Many trees like their roots far away from anything saturated, which is the bottom of the pot. Two in particular, pines and azaleas. And in muddling about the Western bonsai world I’ve been haunted by the number of pines planted in very shallow containers.
‘Rules’ are slippery things, as anything in bonsai has exceptions. So consider this a ‘slippery-rule’, a ‘you might want to consider’, and not necessarily a ‘darn it you’d better do it or get swatted with a bamboo chopstick’ sort of offering—-but please, in general, get your conifers, particularly pines, in deeper pots, and your deciduous might go in shallower ones because you can get away with it horticulturally.
Now the disclaimers. Breathe in. (That’s for me).
You can certainly plant your pine in a shallow pot (loud thwack of a chopstick on my fingers), but consider mounding it. Mounding and getting live moss established will help greatly in drying out the root ball the way a pine wants it. Mounding helps drain excess water, and moss prevents excessive drying of the surface, which might sound like an oxymoron but it works.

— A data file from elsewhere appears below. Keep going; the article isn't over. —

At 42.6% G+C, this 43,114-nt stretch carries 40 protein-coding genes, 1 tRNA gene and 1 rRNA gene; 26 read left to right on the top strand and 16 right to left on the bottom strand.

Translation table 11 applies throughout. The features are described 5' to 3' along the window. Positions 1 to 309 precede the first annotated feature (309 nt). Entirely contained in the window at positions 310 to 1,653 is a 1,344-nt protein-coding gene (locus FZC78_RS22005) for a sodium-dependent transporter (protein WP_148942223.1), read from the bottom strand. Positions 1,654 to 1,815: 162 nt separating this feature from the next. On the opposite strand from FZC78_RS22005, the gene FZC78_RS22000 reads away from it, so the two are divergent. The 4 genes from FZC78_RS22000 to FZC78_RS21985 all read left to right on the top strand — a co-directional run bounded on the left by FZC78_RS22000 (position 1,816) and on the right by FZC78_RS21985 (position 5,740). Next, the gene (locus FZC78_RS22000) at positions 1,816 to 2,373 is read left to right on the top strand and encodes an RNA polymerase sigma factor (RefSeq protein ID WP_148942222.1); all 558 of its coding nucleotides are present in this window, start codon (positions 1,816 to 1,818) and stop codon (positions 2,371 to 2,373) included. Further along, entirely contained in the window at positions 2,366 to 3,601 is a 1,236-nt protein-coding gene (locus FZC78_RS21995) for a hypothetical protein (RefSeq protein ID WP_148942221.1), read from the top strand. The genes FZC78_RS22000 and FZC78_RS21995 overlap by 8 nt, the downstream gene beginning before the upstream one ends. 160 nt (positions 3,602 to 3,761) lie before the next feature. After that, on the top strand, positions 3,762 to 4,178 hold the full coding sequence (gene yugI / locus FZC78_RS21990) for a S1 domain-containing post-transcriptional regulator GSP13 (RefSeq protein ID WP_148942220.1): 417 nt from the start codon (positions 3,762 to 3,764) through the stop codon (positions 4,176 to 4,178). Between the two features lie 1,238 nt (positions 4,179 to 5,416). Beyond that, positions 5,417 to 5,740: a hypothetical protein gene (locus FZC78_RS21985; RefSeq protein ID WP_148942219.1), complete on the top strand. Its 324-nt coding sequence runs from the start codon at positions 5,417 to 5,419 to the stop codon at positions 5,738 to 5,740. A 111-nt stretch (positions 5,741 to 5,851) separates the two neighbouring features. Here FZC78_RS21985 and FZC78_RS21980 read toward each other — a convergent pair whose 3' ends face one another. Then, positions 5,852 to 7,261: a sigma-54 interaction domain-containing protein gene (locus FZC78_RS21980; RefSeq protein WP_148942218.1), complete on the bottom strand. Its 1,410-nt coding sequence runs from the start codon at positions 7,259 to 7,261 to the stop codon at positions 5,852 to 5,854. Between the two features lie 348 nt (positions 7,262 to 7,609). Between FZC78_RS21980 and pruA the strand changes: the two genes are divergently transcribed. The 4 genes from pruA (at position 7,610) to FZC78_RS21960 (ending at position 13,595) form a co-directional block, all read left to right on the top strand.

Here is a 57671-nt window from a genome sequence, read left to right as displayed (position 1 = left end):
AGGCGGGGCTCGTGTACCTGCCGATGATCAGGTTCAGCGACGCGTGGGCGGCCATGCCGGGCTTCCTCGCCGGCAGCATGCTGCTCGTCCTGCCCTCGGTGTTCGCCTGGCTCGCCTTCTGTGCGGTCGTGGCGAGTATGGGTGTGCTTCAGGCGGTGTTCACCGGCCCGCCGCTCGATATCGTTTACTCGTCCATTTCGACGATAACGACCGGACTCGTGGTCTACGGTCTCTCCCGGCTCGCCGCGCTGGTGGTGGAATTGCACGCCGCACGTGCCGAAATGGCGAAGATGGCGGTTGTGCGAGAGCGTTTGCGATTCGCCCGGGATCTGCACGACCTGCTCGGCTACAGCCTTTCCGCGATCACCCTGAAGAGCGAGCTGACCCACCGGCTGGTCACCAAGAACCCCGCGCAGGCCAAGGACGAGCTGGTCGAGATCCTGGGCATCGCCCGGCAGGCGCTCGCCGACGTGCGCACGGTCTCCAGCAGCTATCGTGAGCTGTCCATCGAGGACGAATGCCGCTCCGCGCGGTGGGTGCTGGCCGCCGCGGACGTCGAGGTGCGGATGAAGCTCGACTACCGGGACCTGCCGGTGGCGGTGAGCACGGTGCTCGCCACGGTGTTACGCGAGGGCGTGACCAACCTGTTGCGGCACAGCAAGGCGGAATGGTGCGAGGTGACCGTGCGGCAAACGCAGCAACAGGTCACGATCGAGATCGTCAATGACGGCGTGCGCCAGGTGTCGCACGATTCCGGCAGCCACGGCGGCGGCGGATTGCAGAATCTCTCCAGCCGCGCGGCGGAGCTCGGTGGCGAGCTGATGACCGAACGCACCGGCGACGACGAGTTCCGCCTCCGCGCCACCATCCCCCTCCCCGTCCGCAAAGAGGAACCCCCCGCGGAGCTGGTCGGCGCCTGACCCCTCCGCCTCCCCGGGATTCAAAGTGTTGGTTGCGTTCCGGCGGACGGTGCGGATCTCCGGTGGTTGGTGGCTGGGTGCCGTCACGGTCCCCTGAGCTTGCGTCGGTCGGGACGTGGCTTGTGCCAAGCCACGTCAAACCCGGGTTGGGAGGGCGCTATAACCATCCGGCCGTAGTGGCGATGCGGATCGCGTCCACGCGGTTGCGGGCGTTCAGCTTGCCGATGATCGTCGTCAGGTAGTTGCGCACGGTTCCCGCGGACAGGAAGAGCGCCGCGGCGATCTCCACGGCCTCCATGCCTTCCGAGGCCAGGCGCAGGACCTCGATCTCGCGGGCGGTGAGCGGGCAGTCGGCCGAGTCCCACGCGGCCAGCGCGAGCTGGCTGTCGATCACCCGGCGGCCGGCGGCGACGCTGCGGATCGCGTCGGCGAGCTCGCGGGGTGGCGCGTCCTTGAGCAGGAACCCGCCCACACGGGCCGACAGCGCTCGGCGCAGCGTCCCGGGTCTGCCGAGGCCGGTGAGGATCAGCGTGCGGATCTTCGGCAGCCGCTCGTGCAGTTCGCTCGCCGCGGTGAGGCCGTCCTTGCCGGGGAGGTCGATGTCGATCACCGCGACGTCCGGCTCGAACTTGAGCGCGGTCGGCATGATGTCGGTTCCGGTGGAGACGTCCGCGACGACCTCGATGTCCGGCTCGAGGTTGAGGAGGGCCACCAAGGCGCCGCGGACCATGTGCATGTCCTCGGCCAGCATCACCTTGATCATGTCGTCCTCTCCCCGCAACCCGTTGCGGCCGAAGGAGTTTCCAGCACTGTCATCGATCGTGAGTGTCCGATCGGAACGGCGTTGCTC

The happy zone of any tree is fairly specific. The top often dries out a lot. The bottom might stay too wet. And the pine likes the middle zone. So most pots for pines should be deeper to broaden that happy zone. Or, if you mound a tree by 3″ above the lip in a 3″ pot, then you’ve essentially given the tree 6″ of growing space and a fairly broad happy zone. Shallow pots for conifer bunjin, clumps, and forests are good examples where mounding is appropriate and often used.
Without an erosion free and water retentive surface, however, like live moss, mounding is unlikely to be a happy equation. Search for ‘moss’ on the search field in the upper right of my blog, and you should find some moss articles there and how to establish it. I think I wrote a few.
Happy potting! Or resting, if you’re in the Southern Hemisphere.